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You can write articles or blog posts that address each of their questions. For example, if you sell driveway resurfacing services, you might have an article on whether it is better to repair or replace your driveway and others about the benefits and pitfalls of tar, concrete, pebbles, bricks, and pavers for the driveway surface. To show your expertise and help feed the information cravings of people who are ready to buy, you might have articles or blog posts talking about and showing the steps involved in surfacing a driveway. Before and after photos (photos are content, too!) and testimonials from happy customers would be additional content that can help nail the sale, without “selling.”
Getting Your Content Consumed
Content marketing uses information to sell instead of high-pressure sales pitches. But all the content (information) in the world won’t do you much good if it doesn’t get found! To get the content found, you have to promote it. Here are 10 ways to promote your content.
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- Have an email signup page or other call to action requiring people to give you contact information on every page of your website.
- Make sure your business card has a link to your website and also includes a link to sign up for a newsletter or mailing list. (If you can’t fit the link for the newsletter signup on the front of your business card, put it on the back.)
- Send out a newsletter or other mailing at least monthly pointing people to information on your website, special offers, photos of what you sell, or other information that will be of interest to your readers. (Photos, videos, coupons, infographics, and even audio clips are all “content”, too, provided they contain something your readers want to know or have.)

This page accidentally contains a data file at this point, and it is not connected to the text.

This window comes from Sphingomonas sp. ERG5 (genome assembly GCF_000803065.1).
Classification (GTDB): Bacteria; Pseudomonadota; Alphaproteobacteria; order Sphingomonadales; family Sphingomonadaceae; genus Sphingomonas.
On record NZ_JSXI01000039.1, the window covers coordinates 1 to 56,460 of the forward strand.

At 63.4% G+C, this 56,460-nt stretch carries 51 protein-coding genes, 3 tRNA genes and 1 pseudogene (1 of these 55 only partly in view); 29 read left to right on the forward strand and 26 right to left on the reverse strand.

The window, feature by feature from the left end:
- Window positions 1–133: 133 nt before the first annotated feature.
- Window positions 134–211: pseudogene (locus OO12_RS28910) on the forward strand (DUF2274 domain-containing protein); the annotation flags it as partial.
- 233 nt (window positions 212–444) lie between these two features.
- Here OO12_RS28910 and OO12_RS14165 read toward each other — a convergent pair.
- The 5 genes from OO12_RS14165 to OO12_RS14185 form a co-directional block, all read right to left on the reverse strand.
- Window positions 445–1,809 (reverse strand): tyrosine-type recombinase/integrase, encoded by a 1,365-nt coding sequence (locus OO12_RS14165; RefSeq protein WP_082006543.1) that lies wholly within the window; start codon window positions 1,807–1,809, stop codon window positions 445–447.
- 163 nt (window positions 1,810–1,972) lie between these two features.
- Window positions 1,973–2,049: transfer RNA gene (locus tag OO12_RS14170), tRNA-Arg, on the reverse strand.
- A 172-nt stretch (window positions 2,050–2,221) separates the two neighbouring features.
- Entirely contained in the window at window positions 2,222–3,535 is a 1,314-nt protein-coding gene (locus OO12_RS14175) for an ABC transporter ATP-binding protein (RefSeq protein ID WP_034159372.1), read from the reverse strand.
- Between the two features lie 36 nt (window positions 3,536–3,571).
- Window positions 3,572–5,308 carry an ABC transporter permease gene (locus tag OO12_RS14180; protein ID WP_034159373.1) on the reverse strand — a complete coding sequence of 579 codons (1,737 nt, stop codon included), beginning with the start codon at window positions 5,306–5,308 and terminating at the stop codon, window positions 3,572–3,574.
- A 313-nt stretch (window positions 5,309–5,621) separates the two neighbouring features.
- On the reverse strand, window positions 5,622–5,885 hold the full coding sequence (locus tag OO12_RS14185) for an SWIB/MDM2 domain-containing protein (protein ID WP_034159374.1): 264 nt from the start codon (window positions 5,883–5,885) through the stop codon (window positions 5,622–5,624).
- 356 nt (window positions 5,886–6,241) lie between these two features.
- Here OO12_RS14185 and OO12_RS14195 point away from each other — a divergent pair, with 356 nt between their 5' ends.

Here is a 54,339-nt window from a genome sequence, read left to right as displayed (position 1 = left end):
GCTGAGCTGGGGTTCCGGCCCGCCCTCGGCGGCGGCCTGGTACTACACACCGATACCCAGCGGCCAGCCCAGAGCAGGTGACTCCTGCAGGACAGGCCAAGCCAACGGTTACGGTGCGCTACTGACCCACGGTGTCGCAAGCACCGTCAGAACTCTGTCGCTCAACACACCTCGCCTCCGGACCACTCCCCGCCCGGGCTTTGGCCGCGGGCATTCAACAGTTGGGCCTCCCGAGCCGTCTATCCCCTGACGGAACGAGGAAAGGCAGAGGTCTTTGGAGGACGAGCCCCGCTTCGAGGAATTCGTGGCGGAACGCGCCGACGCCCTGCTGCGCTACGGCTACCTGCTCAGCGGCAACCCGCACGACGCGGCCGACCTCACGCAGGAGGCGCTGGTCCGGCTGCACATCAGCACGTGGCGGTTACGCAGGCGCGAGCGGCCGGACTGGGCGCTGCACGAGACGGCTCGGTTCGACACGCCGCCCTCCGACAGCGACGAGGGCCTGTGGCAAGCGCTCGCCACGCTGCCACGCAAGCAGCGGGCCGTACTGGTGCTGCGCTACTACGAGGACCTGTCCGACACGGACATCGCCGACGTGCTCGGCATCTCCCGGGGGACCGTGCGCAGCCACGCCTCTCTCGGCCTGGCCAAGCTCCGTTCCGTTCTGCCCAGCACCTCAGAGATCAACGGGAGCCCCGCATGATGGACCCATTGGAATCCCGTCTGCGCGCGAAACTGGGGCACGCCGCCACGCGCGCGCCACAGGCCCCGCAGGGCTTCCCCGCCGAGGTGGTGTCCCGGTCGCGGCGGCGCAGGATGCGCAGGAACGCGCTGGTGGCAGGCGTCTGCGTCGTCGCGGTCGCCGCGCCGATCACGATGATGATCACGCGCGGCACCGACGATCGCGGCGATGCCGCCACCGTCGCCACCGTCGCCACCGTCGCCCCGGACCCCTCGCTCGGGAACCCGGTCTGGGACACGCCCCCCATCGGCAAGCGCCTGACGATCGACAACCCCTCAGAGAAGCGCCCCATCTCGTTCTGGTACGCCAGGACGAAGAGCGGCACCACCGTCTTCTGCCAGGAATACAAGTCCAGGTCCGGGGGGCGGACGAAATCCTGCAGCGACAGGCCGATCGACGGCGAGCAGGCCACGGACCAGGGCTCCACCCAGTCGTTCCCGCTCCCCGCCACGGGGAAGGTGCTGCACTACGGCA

- Include a forward to a friend button in all your newsletters and mailings.
- Post a short summary or teaser of your content on your social media pages and link to your website for readers to read the full document.
- Create a lead magnet such as a helpful checklist or other informational guide and use it to acquire prospects’ contact information. When they fill out a form to request the free information, add their contact name to your mailing list or an autoresponder so you can follow up and send them additional information and calls to action.
- Buy ads on search engines and social media sites to point to your content. But test your ads and watch the costs vs ROI. Online ads work well if you are selling high-ticket items or if you are selling products or services that customers buy on a continuing basis. If you have one $29.95 item to sell and customers typically buy one of them, and don’t need to repurchase, then online advertising may be too costly.
- Create a printed flyer (something you can print on your own printer will work) to hand out at local networking events promoting and pointing to your content on your website.
- Offer to be a speaker at local and industry groups – and have a giveaway containing your content (an ebook or white paper, or special offer for attendees only) that people can request by giving you their contact information.
- Create a press release that summarizes some of your content and includes a link to download the complete report. Distribute that to the media and also to bloggers and websites that talk about your industry. Post the press release on your own website, too, and then post links to the release in social media.
Content marketing isn’t a substitute for other marketing. But if you create good content and focus on getting it found, it can be an invaluable aid in winning new customers and building sales.
© 2019 Attard Communications, Inc. All Rights Reserved. May not be reproduced, reprinted or redistributed without written permission from Attard Communications, Inc.
About the author:
Janet Attard is the founder of the award-winning Business Know-How small business web site and information resource. Janet is also the author of The Home Office And Small Business Answer Book and of Business Know-How: An Operational Guide For Home-Based and Micro-Sized Businesses with Limited Budgets. Follow Janet on Twitter and on LinkedIn